TITLE: The Attacking Ocean
AUTHOR: Brian Fagan
DATE PUBLISHED: 2013
In this book, Brian Fagan takes a look at the changing sea levels over the entire span of human civilization, from the end of the Ice Age to our current levels. He also takes a look at the complex relationship between the growing human population and the oceans along which we live.
Fagan provides a variety of case examples over a variety of ages all over the globe that show how rising ocean levels are as ancient as the Earth and that humans have usually adapted to the changing sea levels. There is also some discussion on how the Netherlands and a few other countries have dealt with reclaiming or at least keeping the ocean at bay; and how feasible (politically and financially) these options are for poorer countries. Fagan also briefly discusses the deleterious effect that the destruction of coastal estuaries, mangroves, barrier islands and wetlands, as well as excessive ground water pumping, has on mitigating the effects of storm surges, hurricanes, tsunamis and floods etc. Fagan also provides a brief explanation why rising sea levels are important, for example: in terms of loss of agricultural land and increased salinity in ground water resulting in less food production; loss of living land resulting in large migrations to other places that don’t want or can’t afford an excessive influx of people; the destruction of coastal cities/villages; and large financial expenditure to rebuild damaged infrastructure or flood barriers etc.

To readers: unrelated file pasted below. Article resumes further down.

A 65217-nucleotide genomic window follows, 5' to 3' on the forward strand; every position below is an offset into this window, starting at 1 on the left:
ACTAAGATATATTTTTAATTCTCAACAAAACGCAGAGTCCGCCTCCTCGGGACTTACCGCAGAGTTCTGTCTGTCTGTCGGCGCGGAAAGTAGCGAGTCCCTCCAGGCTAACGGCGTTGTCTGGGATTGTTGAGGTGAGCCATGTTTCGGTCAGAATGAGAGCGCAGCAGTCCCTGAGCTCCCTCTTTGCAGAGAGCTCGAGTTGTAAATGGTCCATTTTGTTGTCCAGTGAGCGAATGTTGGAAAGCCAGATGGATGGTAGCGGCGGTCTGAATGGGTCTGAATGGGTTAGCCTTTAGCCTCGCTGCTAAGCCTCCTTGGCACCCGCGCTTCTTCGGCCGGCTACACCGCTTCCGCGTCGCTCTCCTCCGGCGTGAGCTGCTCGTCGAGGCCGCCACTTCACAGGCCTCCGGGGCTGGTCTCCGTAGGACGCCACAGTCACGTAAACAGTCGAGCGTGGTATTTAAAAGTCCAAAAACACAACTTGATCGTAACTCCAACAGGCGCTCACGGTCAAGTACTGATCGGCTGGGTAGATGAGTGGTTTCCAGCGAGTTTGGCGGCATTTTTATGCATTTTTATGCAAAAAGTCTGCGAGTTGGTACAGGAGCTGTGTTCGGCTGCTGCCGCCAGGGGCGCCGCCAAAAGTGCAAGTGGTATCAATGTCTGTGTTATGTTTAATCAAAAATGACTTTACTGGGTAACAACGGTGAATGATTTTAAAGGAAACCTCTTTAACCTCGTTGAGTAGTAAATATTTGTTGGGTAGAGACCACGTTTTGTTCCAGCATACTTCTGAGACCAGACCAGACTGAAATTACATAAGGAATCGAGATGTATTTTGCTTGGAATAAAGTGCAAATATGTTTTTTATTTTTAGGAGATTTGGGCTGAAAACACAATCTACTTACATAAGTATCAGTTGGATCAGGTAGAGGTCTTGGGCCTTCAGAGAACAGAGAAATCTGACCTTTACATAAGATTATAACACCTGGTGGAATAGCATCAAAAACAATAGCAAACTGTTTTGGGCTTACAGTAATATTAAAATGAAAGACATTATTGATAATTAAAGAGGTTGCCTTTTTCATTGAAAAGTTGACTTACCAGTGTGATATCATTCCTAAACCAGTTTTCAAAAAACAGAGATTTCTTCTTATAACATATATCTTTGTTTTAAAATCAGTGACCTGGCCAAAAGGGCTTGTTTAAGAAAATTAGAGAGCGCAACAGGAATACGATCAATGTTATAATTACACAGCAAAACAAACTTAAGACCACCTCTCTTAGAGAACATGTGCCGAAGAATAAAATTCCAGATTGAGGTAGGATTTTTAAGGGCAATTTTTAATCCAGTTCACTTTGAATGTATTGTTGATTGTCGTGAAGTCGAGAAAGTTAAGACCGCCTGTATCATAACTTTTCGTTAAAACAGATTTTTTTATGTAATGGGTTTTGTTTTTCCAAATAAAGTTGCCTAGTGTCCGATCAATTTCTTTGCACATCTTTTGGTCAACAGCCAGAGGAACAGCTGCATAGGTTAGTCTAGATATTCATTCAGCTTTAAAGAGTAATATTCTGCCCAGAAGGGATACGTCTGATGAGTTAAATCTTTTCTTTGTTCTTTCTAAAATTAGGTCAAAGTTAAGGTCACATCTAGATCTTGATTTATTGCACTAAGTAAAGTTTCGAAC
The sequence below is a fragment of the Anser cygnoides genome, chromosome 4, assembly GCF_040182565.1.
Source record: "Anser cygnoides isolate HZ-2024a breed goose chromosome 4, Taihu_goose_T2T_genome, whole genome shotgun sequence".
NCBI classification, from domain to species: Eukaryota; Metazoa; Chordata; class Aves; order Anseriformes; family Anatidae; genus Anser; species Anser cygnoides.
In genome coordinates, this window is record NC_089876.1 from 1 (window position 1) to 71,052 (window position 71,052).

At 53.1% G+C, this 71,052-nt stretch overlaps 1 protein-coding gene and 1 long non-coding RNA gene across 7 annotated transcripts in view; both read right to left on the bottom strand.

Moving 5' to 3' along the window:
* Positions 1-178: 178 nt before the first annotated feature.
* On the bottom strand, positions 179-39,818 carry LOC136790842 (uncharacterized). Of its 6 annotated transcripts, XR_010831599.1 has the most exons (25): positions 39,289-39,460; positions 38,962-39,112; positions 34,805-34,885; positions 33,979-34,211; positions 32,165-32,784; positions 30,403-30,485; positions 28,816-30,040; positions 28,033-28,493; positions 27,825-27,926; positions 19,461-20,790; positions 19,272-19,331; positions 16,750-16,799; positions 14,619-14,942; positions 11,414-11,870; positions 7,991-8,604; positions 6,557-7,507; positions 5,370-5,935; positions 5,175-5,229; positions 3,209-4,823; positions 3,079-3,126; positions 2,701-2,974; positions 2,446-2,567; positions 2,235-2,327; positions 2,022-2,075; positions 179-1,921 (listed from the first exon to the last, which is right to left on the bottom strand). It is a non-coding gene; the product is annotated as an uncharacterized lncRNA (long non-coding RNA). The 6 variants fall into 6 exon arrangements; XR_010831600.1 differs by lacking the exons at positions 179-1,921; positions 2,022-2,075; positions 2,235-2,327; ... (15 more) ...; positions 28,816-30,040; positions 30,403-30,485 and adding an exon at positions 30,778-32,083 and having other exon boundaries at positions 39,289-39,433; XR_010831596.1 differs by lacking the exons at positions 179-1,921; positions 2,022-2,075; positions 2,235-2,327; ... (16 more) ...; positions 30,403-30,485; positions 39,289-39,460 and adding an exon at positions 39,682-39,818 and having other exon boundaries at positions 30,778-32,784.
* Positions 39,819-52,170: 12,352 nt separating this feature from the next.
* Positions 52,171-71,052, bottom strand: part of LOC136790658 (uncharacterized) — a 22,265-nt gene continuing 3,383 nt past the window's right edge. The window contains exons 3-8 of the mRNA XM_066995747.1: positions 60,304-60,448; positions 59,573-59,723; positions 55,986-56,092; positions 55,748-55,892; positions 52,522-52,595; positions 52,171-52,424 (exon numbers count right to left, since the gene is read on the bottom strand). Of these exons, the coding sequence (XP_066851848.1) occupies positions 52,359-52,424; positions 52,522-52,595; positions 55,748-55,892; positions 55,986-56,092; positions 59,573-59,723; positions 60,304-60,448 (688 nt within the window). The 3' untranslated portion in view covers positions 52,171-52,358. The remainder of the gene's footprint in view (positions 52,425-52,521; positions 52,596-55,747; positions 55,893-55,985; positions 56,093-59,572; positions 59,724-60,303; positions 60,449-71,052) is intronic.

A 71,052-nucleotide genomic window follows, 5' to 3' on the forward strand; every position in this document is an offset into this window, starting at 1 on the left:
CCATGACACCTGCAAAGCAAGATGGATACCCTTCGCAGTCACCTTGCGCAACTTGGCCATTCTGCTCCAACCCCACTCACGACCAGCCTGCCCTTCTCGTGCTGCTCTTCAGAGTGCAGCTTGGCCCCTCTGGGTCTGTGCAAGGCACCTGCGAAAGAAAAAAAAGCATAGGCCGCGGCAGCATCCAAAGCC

The book is fairly interesting and well written, but the various examples tend to have a lot of similarities, probably made unavoidable by the nature of the subject. One interesting feature of this book is the second table of contents which arranges chapters in terms of regions rather than chronologically, providing an alternative reading order. Maps of the different regions are provided but these don’t show up very well in the ebook.